There are certain checks that lenders must do to make sure that they are keeping to consumer protection regulations. By law, loan companies must be sure of these four things:
- You can repay the loan without undue difficulty or hardship
- You won’t have to take out additional payday loans to pay the interest on another
- You don’t have too much debt before taking out the loan
- You aren’t struggling to pay other bills or monthly payments before the loan
The lender must also make sure that neither they nor another lender encouraged you to take out additional loans, either to pay off old loans or alongside them.
If any of these rules are broken, then the company might have broken the law, and there is a chance you could be owed compensation.
Consumers are also advised to make complaints if they felt uneasy about taking out the loan, the person who sold it to you didn’t explain it to you, or they didn’t listen to your concerns. If any of these things are right, there is a chance the loan was mis-sold to you, and you deserve compensation.
Payday Loan Interest Rates
Interest rates that payday lenders can offer are tightly restricted by the Financial Conduct Authority (FCA). On top of asking the usual questions and being sure that you can afford the loan, a payday lender must charge lower interest rates than before, not charge extortionate late fees and limit the total amount you can owe. If they break these rules, there is a good chance that you will be able to claim a mis-sold loan.
- According to the laws that were imposed in 2015, interest rates on payday loans cannot exceed 0.8% per day.
This means, if you borrow £100, you can only be charged up to 80p per day that you borrow the money for. In APR (yearly interest) terms, this is 292%, which is much lower than the rates in excess of 4,000% some payday companies charged previously.
- If you default on a payay loan (not pay it back on time) they are no longer allowed to charge you more than is reasonable.
The law limits late fees to just £15, which is a big win for the consumer. Loan companies caught charging more than this in fees can owe compensation to customers who have been charged these high costs.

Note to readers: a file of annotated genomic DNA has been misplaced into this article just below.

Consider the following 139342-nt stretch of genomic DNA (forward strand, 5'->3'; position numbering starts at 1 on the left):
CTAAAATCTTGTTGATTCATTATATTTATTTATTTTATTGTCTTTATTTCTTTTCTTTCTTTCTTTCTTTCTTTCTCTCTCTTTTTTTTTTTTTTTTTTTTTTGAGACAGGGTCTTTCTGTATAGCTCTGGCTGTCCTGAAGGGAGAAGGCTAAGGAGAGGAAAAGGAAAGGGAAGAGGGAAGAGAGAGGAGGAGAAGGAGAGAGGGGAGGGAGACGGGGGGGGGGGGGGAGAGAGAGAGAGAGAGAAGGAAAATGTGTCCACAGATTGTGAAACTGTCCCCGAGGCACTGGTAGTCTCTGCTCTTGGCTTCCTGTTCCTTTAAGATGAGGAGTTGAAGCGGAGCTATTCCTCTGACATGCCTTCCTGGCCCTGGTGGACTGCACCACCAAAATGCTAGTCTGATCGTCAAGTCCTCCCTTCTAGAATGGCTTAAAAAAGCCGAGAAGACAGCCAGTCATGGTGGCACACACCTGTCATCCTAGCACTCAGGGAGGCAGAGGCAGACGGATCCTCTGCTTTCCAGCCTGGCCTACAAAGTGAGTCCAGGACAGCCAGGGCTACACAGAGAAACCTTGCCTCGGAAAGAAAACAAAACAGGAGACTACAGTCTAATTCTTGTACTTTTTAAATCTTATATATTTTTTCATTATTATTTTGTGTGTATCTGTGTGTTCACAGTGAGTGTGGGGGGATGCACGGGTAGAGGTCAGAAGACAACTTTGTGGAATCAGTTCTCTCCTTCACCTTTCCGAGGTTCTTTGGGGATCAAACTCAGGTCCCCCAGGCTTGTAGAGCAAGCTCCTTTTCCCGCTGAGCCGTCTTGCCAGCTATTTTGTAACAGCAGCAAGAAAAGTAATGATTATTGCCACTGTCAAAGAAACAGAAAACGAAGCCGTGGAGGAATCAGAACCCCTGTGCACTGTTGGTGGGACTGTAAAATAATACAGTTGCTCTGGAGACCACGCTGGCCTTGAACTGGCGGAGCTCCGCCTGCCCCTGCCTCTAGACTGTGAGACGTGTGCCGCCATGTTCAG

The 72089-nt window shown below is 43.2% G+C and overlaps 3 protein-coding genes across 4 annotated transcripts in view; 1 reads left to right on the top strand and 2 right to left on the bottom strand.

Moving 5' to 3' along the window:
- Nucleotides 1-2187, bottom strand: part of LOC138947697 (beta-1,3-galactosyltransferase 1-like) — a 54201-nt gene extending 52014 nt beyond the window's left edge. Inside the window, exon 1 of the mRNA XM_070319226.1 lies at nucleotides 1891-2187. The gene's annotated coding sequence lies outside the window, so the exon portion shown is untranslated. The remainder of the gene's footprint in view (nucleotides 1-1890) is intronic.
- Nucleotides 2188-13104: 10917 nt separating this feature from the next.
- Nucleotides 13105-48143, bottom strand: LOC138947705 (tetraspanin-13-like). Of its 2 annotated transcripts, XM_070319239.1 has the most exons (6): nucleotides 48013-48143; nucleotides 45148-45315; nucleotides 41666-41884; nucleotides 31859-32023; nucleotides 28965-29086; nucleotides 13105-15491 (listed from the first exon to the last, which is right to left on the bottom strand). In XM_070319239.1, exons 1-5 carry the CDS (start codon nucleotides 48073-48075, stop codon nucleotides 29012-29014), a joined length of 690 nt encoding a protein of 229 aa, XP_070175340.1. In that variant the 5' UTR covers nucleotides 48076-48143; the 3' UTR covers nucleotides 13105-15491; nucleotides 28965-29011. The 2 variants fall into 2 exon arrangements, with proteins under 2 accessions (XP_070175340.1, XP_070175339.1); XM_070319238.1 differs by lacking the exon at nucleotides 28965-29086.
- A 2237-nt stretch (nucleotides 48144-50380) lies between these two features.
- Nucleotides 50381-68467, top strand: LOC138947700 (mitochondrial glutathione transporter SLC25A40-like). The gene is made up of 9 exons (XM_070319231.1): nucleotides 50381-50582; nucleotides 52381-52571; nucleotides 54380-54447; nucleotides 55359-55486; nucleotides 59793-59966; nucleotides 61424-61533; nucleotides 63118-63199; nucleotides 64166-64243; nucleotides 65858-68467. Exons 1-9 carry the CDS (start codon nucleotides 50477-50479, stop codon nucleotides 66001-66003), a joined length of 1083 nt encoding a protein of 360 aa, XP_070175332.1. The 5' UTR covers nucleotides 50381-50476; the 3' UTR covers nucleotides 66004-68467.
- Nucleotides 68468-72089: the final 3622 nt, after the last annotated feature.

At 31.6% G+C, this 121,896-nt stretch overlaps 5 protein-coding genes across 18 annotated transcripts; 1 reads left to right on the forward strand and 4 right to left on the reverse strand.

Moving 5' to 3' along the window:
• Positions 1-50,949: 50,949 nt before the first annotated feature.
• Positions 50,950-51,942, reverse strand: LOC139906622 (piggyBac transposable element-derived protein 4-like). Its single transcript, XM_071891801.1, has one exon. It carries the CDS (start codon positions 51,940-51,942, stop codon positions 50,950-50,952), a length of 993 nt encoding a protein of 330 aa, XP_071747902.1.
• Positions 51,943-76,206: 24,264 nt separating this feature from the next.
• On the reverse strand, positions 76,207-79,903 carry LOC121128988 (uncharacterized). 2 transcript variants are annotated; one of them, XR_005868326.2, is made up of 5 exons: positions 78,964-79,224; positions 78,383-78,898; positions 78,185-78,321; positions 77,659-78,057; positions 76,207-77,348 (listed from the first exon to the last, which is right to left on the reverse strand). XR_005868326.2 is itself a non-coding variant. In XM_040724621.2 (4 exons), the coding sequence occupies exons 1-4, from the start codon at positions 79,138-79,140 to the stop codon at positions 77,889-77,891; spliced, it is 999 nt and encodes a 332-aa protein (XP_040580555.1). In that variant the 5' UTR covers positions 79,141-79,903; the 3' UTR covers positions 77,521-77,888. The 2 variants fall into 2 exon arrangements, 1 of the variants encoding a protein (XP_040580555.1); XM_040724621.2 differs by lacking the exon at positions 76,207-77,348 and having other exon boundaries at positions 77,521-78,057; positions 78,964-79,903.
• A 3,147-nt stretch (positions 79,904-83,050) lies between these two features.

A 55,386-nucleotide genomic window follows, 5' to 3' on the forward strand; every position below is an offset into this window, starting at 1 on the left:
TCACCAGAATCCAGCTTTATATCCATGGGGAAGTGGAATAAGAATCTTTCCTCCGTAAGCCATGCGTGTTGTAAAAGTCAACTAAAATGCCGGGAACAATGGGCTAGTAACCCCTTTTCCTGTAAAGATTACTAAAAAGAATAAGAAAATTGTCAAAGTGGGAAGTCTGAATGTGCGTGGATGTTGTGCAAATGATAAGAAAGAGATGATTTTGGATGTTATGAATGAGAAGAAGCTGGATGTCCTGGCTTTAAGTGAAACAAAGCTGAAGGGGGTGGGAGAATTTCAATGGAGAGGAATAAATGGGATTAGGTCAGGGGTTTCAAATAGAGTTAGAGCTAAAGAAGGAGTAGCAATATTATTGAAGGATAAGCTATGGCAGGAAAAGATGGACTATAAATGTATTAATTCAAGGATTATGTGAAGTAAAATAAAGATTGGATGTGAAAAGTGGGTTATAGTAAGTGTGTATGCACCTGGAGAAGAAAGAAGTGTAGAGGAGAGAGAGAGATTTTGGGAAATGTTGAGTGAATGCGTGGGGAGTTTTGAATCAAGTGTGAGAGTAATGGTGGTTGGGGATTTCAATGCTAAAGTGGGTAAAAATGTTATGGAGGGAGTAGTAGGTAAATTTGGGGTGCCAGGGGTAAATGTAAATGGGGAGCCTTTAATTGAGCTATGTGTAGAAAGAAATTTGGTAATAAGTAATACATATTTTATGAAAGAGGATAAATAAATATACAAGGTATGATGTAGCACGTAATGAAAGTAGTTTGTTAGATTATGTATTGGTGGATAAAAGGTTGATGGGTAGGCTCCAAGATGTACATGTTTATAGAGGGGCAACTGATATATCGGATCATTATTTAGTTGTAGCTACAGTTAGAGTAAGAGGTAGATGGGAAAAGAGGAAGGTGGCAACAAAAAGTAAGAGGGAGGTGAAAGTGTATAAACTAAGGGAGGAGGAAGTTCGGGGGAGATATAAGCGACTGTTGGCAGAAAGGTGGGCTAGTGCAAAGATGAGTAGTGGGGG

- Lastly, payday loans are restricted in the total amount in which you can be forced to pay back.
No matter how much you borrow, or for how long, they can only charge you a maximum of 100% of what you initially borrowed. This means, if you borrow £100, lenders can charge you at most another £100 on top of the money you have to pay back. This includes late fees and interest.
If a payday lender has tried to make you pay more than you think they should have done, or if you have already paid more to them, then it’s best to see if you can claim them.
What is Usury?
Lending money at an interest rate which is excessive is called usury. Usury laws were abolished in 2002. While this was not much of an issue at the time, given that the economy was doing well and consumer loans were fairly low-rate, it lead to the rise of payday loans. Now that there is no such thing as a legal interest rate, there is a more significant problem with payday lenders and door-to-door loans.
Irresponsible Lending and Excessive Interest on Loans
In some countries, such as the United States, high-interest rates are limited. The limits can vary for different types of loan, but generally, these are around 24 per cent. In the UK, there is no limit on the legal rate of interest on regular loans, but lenders must make sure that the fees and interest are affordable.
Before you can sign a loan agreement, the lender must make sure that you can afford the loan. One of the ways they can do this is to reduce the amount of interest that you must pay, but increase the time that you will repay the loan over.
Even if you didn’t end up in financial hardship and you could afford the loan, if the lender didn’t make sure of this then they might have mis-sold you the loan, and you might still be able to claim.
Credit Card Interest Claims
Interest paid on credit cards is regulated by different laws to the interest on loans. Before 2006, there were no laws regarding the fees that credit card companies could charge for late repayments.
The Office of Fair Trading (OFT, which is now replaced by the Financial Conduct Authority (FCA)) set standards that saw most credit card companies reduce their payments to just £12 or less. Even if some, or all, of your debt, is from before 2006, you can still claim to have some, or all, of your money back.
There is a chance that any fees over £12 charged since 2006 in England, Wales and Scotland for late repayment of credit can be claimed for as well. Sometimes, to avoid going to court, a card company will out of courtesy refund some of the initial £12 as well, even if this was written into your agreement.
Credit card providers also sometimes charge an amount of interest higher than agreed, or higher fees than are in your contract with them. If that is a case, they will be liable to refund the money they took from you, even though it was done in error.
Claims and Compensation Interest Rates
Just like when you borrow money when you are owed compensation you can also have interest payments paid back to you. The rate of interest charged on compensation claims can be up to 8%
APR, meaning that if a company owes you £100 from a year ago, you can claim an additional £8 for having to wait. Over three years, the same interest would be about £26.
While some people might then think that waiting to claim can be a good idea to maximise the payout when you charge interest, this is not the case. The longer you wait to claim, the less chance you have of being successful. To have the best chance of getting back the money you are owed, you should act now.